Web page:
For the final week of our New Media Seminar, we read Scott McCloud’s (1993) “Time Frames,” a comic that performs a meta-analysis of time as represented within the genre of comics, along with Tim Berners-Lee, Robert Cailliau, Ari Luotonen, Henrik Frystyk Nielsen, and Arthur Secret’s (1994) “The World-Wide Web,” which describes the now ubiquitous system that enables widened access to information across servers and platforms. Both of the readings consider how interfaces shape user experience (something I’m particularly interested in) as McCloud analyzes the “interface” of comics as a genre, while Berners-Lee, et al. discusses aspects of the World Wide Web interface that enable wide user accessibility. These readings lead me to wonder how time is encoded within other technologies and interfaces, including social media applications like Facebook, Twitter, and YouTube. I’m particularly interested in the first two considering how recent events like the earthquake in Nepal as well as the death of Freddie Gray and the protests against police brutality in Baltimore are framed through these mediums.
Over the last several days, I’ve experienced a seemingly unending supply of posts, articles, and opinions about the protests in Baltimore through Facebook and Twitter that has helped me to not only learn about events that have been taking place, but that has also provided particular ways of processing and contextualizing those events. These applications enable hyperlinked, networked information and ideas to come together in ways that disrupt, revise, and append to the narrative timeline constituted by popular media narratives, institutional histories, and other official accounts. Admittedly, my Facebook and Twitter are something of an echo chamber–and certainly there are pros and cons to this–but I am nonetheless consciously aware of how they affect how I see and what I feel when I am out and about offline. Time as depicted by social media interfaces inform how users in general interact with information and each other.
Facebook’s interface is divided into three columns with a narrow navigational header up at top. The header, set with a dark blue background, contrasts the white and light gray backgrounds of the rest of the site. The largest part of the header is a search bar, from which users have the ability to quite literally leap to “people,” pages and posts according to their individual desires.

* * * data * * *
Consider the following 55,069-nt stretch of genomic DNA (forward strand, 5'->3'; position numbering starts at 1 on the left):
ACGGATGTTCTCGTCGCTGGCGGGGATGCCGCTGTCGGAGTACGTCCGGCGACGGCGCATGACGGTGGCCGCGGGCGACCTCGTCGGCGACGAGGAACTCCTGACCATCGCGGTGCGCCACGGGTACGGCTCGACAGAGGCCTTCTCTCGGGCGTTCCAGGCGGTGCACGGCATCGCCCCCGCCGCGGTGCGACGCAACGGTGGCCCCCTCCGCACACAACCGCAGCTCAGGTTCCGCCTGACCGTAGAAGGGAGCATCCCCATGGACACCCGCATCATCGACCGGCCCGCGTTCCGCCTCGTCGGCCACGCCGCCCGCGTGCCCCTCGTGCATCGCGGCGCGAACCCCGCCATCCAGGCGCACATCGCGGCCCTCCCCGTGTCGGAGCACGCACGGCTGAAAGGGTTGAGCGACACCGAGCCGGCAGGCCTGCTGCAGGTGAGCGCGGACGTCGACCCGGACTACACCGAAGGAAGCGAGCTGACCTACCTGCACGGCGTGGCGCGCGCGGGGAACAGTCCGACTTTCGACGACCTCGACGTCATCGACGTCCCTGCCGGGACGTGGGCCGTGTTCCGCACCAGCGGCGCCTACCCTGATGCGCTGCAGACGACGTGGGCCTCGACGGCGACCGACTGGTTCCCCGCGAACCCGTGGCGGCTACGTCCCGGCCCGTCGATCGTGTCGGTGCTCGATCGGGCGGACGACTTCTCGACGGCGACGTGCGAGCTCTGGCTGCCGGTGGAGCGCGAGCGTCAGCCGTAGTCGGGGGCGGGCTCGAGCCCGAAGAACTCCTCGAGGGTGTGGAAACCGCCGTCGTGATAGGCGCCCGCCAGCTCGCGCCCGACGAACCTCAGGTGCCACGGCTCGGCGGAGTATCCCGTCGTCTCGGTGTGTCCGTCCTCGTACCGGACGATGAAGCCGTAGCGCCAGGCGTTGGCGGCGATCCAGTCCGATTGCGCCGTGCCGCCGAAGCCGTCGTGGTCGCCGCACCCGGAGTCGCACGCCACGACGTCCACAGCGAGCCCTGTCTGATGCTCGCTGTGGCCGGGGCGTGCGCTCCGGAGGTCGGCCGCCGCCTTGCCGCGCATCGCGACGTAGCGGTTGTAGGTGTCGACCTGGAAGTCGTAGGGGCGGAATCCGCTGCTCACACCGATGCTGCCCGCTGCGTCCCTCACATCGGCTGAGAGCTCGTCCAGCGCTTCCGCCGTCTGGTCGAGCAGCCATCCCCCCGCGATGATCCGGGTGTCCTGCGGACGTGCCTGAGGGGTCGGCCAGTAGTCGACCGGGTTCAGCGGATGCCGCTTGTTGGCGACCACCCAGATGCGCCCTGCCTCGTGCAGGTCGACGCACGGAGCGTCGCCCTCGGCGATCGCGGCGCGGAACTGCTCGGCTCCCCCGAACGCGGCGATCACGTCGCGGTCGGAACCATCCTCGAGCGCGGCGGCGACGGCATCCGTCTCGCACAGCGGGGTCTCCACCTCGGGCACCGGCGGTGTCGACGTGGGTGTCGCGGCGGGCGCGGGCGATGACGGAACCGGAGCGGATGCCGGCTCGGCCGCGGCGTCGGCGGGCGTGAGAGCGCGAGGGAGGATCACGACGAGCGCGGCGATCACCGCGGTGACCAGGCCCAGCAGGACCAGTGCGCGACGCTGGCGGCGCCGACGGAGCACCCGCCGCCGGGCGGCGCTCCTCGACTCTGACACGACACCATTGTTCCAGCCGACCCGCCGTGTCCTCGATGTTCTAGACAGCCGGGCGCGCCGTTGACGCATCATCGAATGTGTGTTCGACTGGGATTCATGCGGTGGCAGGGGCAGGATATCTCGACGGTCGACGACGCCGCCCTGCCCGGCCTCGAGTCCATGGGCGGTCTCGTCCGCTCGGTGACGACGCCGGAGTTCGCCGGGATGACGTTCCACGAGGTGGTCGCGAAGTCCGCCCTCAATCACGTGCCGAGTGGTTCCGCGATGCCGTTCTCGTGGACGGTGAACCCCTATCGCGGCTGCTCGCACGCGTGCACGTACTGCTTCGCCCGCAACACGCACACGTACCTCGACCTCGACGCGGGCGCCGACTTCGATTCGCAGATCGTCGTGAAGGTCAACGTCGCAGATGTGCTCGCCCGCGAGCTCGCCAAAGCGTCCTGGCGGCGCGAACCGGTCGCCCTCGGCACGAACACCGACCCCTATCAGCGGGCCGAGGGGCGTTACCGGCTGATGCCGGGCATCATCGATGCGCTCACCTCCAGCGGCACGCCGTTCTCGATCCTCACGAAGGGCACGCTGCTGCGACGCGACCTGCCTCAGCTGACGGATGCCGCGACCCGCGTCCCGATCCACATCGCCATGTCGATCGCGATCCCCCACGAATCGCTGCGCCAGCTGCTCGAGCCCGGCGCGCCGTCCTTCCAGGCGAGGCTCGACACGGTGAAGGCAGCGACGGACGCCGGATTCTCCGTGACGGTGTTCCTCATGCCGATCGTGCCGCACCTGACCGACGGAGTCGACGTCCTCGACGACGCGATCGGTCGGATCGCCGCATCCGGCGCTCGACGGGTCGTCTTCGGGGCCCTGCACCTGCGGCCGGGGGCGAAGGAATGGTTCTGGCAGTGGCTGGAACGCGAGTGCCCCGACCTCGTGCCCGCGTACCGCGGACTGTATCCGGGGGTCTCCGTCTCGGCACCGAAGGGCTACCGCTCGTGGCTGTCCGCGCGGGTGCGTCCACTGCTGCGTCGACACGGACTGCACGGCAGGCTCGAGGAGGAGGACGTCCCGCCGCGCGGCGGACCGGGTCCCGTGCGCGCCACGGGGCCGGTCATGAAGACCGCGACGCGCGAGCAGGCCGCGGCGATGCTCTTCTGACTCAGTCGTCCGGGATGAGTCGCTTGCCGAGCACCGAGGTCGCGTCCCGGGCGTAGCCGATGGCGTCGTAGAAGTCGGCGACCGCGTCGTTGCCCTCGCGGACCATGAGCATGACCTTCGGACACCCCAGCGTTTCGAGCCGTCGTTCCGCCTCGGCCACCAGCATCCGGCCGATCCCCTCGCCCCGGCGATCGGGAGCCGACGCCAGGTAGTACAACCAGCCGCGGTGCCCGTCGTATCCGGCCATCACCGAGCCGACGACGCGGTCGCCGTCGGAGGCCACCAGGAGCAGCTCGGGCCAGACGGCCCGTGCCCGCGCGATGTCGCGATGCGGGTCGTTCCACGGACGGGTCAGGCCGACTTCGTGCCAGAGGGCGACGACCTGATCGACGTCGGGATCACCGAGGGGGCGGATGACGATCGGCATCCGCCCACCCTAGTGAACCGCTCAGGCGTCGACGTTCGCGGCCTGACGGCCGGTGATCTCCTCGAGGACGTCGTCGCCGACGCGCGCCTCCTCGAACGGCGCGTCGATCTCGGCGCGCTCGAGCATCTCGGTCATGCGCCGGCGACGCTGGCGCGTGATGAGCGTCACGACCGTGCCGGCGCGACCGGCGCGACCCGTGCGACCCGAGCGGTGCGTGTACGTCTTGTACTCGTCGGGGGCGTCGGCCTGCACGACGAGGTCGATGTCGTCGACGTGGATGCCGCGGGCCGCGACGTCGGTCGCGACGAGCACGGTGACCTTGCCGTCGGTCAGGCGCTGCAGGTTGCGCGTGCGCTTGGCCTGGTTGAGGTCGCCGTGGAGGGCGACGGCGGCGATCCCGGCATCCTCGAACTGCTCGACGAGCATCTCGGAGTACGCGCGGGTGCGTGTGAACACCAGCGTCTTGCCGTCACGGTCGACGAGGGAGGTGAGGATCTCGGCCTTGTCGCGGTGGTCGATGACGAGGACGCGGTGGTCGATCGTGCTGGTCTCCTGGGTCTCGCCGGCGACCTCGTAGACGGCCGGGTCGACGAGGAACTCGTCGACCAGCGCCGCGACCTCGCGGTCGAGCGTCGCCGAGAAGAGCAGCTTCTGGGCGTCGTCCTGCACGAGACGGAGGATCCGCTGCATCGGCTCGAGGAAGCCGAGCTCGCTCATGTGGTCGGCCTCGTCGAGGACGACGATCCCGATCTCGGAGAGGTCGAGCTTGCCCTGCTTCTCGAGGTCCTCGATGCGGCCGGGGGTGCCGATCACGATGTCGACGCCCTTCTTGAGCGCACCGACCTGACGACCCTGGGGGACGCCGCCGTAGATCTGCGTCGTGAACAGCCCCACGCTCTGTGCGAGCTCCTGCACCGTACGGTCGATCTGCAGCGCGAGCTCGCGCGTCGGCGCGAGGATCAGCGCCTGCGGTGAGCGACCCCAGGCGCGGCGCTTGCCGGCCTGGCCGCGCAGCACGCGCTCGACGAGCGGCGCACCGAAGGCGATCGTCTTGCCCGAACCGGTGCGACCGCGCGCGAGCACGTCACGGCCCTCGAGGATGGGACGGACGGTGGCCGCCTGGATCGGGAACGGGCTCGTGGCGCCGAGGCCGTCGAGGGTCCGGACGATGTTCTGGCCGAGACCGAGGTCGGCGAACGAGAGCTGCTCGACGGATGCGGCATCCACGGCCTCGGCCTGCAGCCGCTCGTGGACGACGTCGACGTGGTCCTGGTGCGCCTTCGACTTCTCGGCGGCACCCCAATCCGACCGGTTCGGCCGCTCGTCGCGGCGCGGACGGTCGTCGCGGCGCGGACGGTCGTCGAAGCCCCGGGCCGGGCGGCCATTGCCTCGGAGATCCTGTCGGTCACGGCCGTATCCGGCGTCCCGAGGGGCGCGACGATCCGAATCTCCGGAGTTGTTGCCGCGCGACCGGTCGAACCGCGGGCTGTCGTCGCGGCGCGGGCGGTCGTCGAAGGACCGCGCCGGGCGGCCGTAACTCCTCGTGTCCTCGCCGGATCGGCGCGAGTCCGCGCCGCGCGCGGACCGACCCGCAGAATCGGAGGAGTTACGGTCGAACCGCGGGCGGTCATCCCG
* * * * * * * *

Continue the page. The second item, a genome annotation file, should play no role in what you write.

The middle column, the “timeline” is not only centered but it is also proportionally the widest and thus given the most emphasis. The timeline is intended for users to share “What’s on [their] minds?” and generally includes photos, memes, articles, opinions, ads, and user commentary. This content is framed in white and gray rectangles visually separated from one another based on who made the “original” post. Facebook’s structural interface is such that each status (not including ads) always includes the name and avatar of the person who posted the status, how long ago the status was posted, the privacy setting of the post, and buttons that allow users to hide a status, unfollow the person who posted it, report, the post, save the link, and turn on notifications. Aside from the avatar, this main information is represented in alphabetic textual format. At times, there is an indication that the original post has been edited, and on occasion, a digital or physical location is also indicated in textual alphabetic format. In other words, names of places are prioritized as opposed to a place’s physical geography or the “unofficial” memories attached to it. There is a level of prioritization on authorship, and identity is signified by an alphabetic textual first and last name alongside a single image.